Khartoum had always held a romantic fascination for me. From the journals of nineteenth century explorers, soldiers and adventurers, I’d envisaged its vivid history unfolding on the wide thoroughfares lined with Neem trees and the grand buildings of the British. The bustling river traffic at the confluence of Blue and White Nile and rich aromas of frankincense, wood smoke and cooking spice drawing me into vibrant overflowing markets ‑ journey’s end for the great camel caravans of North Africa.
However, years of Islamic fundamentalism, despotism, civil war and now international sanctions have ensured that the city once hailed as ‘the Venice of Africa’ remains largely off limits to Western travellers. For days I’d waited at the pleasure of the Sudanese consular officials in Nairobi before being granted a visa and, with it, the opportunity to discover how Sudan had weathered its many storms and what remained of its once heralded romance, imaginary or otherwise.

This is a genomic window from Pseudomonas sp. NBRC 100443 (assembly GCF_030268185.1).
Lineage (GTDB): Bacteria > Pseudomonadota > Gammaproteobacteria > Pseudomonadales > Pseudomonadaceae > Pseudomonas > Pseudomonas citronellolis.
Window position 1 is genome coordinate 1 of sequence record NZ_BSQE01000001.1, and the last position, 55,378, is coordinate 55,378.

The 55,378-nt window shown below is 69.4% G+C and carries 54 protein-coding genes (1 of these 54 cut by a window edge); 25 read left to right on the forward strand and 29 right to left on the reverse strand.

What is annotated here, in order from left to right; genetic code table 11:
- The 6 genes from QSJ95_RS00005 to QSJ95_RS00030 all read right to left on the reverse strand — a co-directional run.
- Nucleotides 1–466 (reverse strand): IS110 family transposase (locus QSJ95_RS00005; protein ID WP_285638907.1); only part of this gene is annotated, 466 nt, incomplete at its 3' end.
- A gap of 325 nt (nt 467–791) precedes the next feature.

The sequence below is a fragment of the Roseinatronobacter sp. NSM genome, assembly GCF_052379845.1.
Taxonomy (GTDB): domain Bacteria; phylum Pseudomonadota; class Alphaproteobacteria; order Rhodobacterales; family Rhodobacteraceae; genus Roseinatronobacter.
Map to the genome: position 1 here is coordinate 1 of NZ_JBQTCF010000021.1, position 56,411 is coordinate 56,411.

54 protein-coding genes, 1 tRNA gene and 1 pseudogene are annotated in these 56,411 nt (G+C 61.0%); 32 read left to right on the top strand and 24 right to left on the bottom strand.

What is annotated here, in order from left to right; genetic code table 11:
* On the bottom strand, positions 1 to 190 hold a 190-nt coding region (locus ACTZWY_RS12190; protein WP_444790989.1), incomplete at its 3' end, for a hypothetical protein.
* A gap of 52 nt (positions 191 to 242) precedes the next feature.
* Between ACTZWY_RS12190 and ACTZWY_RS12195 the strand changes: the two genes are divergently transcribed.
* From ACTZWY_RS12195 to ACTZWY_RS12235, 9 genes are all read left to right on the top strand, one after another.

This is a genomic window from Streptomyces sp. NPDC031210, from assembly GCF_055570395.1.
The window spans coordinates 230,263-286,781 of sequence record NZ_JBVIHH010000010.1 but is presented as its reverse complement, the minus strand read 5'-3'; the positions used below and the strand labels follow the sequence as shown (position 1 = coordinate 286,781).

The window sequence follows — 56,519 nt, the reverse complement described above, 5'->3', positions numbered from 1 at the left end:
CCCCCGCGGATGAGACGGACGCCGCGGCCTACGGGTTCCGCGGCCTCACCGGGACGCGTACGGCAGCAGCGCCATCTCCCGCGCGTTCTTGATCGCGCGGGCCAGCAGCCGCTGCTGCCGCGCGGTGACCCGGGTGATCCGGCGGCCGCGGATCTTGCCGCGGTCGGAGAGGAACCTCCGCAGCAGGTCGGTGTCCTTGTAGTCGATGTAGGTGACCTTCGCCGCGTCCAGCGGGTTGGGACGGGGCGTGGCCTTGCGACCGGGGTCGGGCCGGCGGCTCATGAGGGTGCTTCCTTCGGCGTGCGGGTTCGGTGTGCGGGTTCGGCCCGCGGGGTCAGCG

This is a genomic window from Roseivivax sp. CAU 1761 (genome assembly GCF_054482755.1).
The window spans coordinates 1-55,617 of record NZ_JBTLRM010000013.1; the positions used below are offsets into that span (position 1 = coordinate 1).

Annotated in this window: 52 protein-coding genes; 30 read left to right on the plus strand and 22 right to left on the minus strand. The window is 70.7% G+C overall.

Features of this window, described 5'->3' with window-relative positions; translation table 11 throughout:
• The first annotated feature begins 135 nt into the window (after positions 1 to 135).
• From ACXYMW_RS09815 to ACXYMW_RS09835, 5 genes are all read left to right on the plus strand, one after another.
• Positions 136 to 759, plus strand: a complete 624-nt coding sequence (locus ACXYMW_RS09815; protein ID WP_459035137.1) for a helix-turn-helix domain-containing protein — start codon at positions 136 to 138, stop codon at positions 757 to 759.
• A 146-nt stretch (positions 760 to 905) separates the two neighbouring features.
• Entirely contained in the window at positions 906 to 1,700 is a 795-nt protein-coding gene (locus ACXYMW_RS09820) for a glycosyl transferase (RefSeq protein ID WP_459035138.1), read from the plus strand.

Other than the national carrier, few airlines venture into Sudan and flights to the capital are infrequent at best. A foreign curiosity in the empty arrivals hall I was met by a not unfriendly group of security personnel who happily recorded every item of my equipment. Then in an already crammed passport they credited me with the first of six travel stamps and permits I would receive during my stay. In a ‘dry’ Hilton Hotel I was greeted by the Tasmanian manager who informed me that my arrival had swelled the occupancy beyond the 15% mark. Time and time again it would be this helpful man and his staff who would extricate me from governmental security and bureaucracy. At the end of a long empty hall I found my room, a bar fridge and a non-alcoholic beer to celebrate my arrival.